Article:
Understanding (un)willingness to coordinate with others, to compromise when faced with choices, or to apologize for transgressions is crucial as these behaviours can act as strong facilitators or inhibitors of important interpersonal processes such as negotiations, conflict management, and coalition building.
These behaviours occupy a significant role in how individuals from different cultural backgrounds in political, military, social, organizational, and community contexts work together to solve disputes or address joint challenges. Yet, we know little about what these behaviours mean in different cultural groups and how they are approached.
HONORLOGIC is investigating these social behaviours, which are fundamental to the tension between self-interest and collective welfare across a range of cultural groups. We are examining co-ordinating, compromising and apologizing as behaviours that may potentially imply weakness in certain contexts in relation to individual- and cultural-level honour endorsement.
Specifically, our research question is as follows:
How do cultural groups that promote honour as a core cultural value approach co-ordinating with others, reaching compromise, and offering apologies?
Quantitative Data for Work Package 4 has been collected by HONORLOGIC team members in Cyprus, Egypt, Greece, Italy, Lebanon, Spain and Turkey, as well as in Japan, Korea, the UK and the US to provide a broader comparative perspective.
Work Package 1: The Cultural Logic of Honour and Co-ordination
WP1 focuses on the role of honour in efficient co-ordination. Using co-ordination games routinely employed by economists to examine aspects of human co-ordination (see Cooper, 1999), we will test the role of honour in the extent to which individuals show willingness to co-ordinate to reach efficient outcomes and how they predict other individuals’ co-ordination behaviour.
Work Package 2: The Cultural Logic of Honour and Reaching Compromise in Decision-making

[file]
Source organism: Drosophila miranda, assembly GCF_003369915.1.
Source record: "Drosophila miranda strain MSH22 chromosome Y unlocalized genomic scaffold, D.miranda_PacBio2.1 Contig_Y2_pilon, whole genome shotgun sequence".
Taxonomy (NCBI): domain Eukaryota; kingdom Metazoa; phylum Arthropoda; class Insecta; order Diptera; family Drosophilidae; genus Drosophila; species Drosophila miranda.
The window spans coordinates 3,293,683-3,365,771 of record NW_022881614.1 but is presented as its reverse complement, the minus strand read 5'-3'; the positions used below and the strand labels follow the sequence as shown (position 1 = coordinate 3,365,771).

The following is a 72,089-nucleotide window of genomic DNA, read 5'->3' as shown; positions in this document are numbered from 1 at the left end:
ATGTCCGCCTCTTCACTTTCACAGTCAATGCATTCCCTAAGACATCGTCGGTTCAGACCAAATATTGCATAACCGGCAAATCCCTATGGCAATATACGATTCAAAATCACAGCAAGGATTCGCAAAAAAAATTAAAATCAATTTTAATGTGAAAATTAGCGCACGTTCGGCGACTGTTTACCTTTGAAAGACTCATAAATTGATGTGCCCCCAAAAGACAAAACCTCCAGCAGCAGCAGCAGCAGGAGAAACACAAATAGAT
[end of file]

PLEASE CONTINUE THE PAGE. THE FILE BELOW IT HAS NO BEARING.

WP2 examines cultural group differences and similarities, and the role of honour in reaching a compromise. Using decision games and vignettes adopted from the behavioural economics and social psychological literature that involve making individual or joint decisions when presented with choice sets, we will examine how reaching a compromise reflects on one’s social image and how this results in choices made in situations where compromise is an option.
Work Package 3: The Cultural Logic of Honour and Offering Apologies for Interpersonal Transgressions
WP3 studies the offering of apologies for interpersonal transgressions as a potentially honour-damaging act. Using large-scale online data collection, we will examine how apologizing reflects on social image and the extent to which this social behaviour is endorsed by members of different cultural groups.
Work Package 4: Examining Group Differences in Social Orientation and Cognitive Style
WP4 examines social orientation and cognitive style among members of different honour cultures, and asks how similar or different they are to cultural groups that form the majority of the evidence base in cultural psychology. Using tasks designed to assess social orientation and cognitive style, we will identify aspects of social orientation and cognitive style that show a different pattern in cultural groups that promote a cultural logic of honour compared to other cultural groups.